BUT of the snows and sorrows of the winter of 1904-5 sprang the now celebrated "unemployed" agitation which profoundly stirred the life of England. That agitation did immeasurable good, because it touched not only the reason but the heart and the imagination of the nation. It brought vividly before the English people as a whole those terrible facts relating to the workless, which, though known to all expert philanthropists, spring out of the "industrial" chaos of our time. The principle of fellowship, the idea of corporate life and corporate responsibility symbolized for centuries by the order and polity of the Church, has not yet been applied, in anything but slight manner, to the industrial life of England. The life of commerce has been left to the ebb and flow of "natural forces," to the bitter spirit of competition, and to the thrall of capital, modified in its worst results by the spasmodic efforts of private philanthropy, and a harsh official poor law. But there has been no Divine ordering of commercial and industrial life, no Kingdom of God within it, with its controlling and hallowing power. As a result we have that "fluctuation of the market" that disregard of human well-being which issues in time of crisis in the sacrifice of many thousands of the workers.
Of this condition of chaos the unemployed crisis was but a sign, a symbol. But though the unemployed in large numbers we have always with us, that crisis moved the imagination of the nation, as it had never been moved upon this subject before. Why? I have already in the first address suggested one great reason, viz., because the Holy Spirit has quickened in the moral conscience of the nation a sensitiveness unknown before. But I would now suggest another reason, viz., the organization of the "unemployed." Due consideration has not, I think, been given to the influence of those organizations of the workless which took place in various towns of England in the winter of 1904-5. The "registration" by the distress committees now going on is, be it remembered, but an official following of the rough-and-ready registration previously essayed by the Labour leaders. The daily parade and roll-call organized in certain English boroughs brought the unemployed, as such, for the first time into a sort of ordered fellowship. Men of the learned professions, men of politics, men of crafts, clergy, tradesmen, agricultural labourers, all sorts and conditions of men, have been organized in their several bands or unions; but this is, so far as I know, the first time that, upon a large scale, we have organized the outcast and the workless. Out of their despair, out of their loneliness, out of the solitude of their individual lives, they were called into comradeship, into fellowship with one another. A sad fellowship truly, but yet a fellowship. And the humblest fellowship is better than the most lordly isolation. So Christ of John Baptist said, "The least in the Kingdom of Heaven is greater than he," because John, great though he was, stood solitary, alone; while the least in the Kingdom of Heaven (the Church) is a member of a mighty fellowship and order. No criticism of those daily roll-calls in the market place and those daily parades in the streets of our cities is of value which fails to take account of the thrilling symbol presented by this ordering into a new fellowship of the outcast workers of society. This it is which moved the heart of England, kindled the dull imagination of the English people, and finally issued in the beginning of reform--the "Unemployed Workmen's Act."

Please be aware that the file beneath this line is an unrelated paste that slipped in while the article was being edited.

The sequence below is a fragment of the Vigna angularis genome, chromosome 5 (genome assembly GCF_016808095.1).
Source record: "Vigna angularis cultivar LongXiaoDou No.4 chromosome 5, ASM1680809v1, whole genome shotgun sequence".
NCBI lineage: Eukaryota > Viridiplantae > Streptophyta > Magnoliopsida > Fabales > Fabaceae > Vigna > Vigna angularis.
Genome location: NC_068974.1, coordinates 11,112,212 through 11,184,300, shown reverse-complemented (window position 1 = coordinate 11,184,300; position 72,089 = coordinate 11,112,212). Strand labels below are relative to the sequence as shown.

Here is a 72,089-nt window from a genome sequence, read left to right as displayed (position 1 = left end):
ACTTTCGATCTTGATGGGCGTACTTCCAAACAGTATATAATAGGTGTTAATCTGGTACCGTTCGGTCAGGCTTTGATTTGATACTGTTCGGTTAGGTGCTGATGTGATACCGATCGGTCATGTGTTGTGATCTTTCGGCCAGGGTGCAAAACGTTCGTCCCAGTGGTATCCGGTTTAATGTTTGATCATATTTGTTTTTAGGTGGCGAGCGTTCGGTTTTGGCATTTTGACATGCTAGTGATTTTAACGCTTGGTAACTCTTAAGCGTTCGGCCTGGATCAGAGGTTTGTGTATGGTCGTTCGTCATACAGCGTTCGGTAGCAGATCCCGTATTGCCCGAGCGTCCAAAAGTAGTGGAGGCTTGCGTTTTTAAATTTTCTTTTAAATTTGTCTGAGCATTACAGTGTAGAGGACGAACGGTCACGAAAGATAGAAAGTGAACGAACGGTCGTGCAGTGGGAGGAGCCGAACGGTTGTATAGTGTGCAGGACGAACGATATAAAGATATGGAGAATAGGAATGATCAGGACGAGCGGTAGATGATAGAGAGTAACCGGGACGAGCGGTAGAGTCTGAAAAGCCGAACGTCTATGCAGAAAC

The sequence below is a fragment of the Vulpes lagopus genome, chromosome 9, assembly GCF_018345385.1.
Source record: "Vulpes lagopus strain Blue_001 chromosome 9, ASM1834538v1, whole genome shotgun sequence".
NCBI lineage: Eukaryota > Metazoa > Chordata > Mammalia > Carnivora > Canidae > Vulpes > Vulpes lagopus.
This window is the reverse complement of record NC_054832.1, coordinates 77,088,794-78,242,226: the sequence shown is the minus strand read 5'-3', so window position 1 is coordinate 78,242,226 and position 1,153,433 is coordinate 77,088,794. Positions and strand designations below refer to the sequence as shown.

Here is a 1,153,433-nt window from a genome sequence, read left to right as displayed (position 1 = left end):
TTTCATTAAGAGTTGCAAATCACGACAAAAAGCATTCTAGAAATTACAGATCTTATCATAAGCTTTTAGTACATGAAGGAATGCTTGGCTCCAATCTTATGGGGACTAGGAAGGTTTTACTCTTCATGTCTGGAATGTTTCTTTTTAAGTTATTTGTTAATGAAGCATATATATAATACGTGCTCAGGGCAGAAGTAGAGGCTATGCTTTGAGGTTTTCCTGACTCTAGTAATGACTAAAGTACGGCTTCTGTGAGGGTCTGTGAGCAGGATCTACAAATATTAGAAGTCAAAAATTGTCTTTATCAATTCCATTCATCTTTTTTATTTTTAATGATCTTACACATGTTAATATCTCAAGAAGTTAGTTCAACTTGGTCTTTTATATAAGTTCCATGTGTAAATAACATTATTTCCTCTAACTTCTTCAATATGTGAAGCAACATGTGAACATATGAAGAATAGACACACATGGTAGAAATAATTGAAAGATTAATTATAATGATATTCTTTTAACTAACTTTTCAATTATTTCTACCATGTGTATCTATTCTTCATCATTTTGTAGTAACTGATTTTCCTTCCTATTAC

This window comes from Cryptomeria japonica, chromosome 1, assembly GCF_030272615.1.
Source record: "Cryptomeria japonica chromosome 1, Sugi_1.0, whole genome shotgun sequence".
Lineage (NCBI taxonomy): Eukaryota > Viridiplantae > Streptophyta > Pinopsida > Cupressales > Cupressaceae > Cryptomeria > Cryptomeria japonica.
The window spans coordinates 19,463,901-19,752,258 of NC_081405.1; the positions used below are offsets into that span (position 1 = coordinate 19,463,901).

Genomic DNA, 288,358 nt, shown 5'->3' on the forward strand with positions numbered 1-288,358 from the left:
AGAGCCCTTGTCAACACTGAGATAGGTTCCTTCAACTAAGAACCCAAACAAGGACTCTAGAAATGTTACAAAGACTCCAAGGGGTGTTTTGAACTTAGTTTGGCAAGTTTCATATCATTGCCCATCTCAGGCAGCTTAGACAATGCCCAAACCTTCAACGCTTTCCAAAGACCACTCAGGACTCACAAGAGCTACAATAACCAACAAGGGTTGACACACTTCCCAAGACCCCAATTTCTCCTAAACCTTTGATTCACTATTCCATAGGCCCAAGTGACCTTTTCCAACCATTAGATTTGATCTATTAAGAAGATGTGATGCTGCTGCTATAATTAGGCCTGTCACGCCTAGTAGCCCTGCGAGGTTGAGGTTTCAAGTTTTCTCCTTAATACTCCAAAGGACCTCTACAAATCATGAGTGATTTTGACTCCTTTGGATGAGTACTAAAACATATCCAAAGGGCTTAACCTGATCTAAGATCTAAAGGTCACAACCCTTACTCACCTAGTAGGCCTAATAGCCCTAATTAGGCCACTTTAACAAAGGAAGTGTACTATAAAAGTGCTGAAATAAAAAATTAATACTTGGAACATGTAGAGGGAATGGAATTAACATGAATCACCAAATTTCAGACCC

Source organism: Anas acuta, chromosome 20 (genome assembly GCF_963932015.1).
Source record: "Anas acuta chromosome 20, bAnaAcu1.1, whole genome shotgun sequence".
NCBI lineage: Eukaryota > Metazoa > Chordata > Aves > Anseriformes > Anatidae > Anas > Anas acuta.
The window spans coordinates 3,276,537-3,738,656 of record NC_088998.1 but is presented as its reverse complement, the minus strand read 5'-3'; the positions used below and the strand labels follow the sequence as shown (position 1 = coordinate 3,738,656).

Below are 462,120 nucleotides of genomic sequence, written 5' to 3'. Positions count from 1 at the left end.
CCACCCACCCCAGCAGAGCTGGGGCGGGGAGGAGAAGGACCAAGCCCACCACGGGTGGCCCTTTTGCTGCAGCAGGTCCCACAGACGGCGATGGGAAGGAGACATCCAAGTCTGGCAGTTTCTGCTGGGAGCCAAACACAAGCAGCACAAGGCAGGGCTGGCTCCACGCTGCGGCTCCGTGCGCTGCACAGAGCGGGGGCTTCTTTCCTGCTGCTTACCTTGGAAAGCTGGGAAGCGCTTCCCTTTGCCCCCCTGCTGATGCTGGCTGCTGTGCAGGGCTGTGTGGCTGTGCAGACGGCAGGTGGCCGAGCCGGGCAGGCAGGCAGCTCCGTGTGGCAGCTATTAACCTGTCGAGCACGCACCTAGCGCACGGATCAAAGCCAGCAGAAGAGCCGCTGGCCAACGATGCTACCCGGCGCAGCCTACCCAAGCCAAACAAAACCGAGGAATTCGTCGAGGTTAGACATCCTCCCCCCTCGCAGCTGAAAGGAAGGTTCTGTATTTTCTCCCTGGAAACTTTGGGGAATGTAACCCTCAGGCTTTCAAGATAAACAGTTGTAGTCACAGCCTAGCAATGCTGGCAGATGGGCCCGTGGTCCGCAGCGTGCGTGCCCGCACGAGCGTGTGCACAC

If I may refer to our own experience in Leicester, I would say that this is what converted both our own town and many another. For a time Leicester had refused to believe in the reality of the tragedy. But "seeing is believing," and in the good sense of that aphorism, Leicester saw and believed; for as yet she had never seen the unemployed as a sad but plain reality. The "unemp'oyed" to most eyes had been simply a line of letterpress in a newspaper; or, at the most, a few guardians and clergy and public men and women might personally know the facts. But how many citizens had ever seen the unemployed en masse 1
The street parades in Leicester, followed by the now memorable pilgrimage to London, convinced the city that here was, in fact, a tragedy of the first degree. I shall not forget the first time I saw
the procession of the men move out of the Market Square for their ordinary mid-day street parade; nor will many thousands ever forget that memorable moment when the thin brown line of the "ragged army" moved out of the Market Square for the London Road, en route to the Metropolis, to the refrain of "Lead, kindly Light." Many eyes were dim, and the heart of Leicester turned tenderly to her sons in sorrow.
The effect upon the greater public of the nation was the same. I have seen the most unlikely people moved to tears. I recall one town councillor who, when we entered the largest hall in his town to rest there for the night, turned aside to hide his emotion, as the men, weary and wet, filed in. The same effect was produced upon all men and women of goodwill as we passed through town or village; or entered into the sacred precincts of the House of God. All were strangely moved by this pathetic fellowship of sorrow and misfortune. The city man said that "something must be done," the politician paused in his platitudes about "this great and prosperous country," the Bishop hesitated with unwonted tenderness as he spoke at the Abbey service to his "dear brethren in Christ," and the Dean gave the Benediction with an unexpected thrill in the words he uttered.